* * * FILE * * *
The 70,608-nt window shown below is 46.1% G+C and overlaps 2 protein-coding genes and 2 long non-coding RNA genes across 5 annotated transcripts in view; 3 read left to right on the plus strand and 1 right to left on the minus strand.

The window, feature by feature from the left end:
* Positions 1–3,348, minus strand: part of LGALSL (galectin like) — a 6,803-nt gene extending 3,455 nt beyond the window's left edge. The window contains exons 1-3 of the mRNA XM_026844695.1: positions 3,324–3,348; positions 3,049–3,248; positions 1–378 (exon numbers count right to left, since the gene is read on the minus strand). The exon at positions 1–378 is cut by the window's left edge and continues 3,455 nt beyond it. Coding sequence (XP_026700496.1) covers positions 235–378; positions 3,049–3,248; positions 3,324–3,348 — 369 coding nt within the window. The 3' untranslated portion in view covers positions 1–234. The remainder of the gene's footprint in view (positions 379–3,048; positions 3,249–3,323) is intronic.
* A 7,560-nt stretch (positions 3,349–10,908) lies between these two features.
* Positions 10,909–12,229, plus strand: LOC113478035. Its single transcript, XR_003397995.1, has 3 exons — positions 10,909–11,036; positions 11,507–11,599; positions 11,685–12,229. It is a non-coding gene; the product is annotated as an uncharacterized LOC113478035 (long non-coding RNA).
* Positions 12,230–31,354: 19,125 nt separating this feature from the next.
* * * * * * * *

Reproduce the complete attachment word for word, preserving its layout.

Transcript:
The 70,608-nt window shown below is 46.1% G+C and overlaps 2 protein-coding genes and 2 long non-coding RNA genes across 5 annotated transcripts in view; 3 read left to right on the plus strand and 1 right to left on the minus strand.

The window, feature by feature from the left end:
* Positions 1–3,348, minus strand: part of LGALSL (galectin like) — a 6,803-nt gene extending 3,455 nt beyond the window's left edge. The window contains exons 1-3 of the mRNA XM_026844695.1: positions 3,324–3,348; positions 3,049–3,248; positions 1–378 (exon numbers count right to left, since the gene is read on the minus strand). The exon at positions 1–378 is cut by the window's left edge and continues 3,455 nt beyond it. Coding sequence (XP_026700496.1) covers positions 235–378; positions 3,049–3,248; positions 3,324–3,348 — 369 coding nt within the window. The 3' untranslated portion in view covers positions 1–234. The remainder of the gene's footprint in view (positions 379–3,048; positions 3,249–3,323) is intronic.
* A 7,560-nt stretch (positions 3,349–10,908) lies between these two features.
* Positions 10,909–12,229, plus strand: LOC113478035. Its single transcript, XR_003397995.1, has 3 exons — positions 10,909–11,036; positions 11,507–11,599; positions 11,685–12,229. It is a non-coding gene; the product is annotated as an uncharacterized LOC113478035 (long non-coding RNA).
* Positions 12,230–31,354: 19,125 nt separating this feature from the next.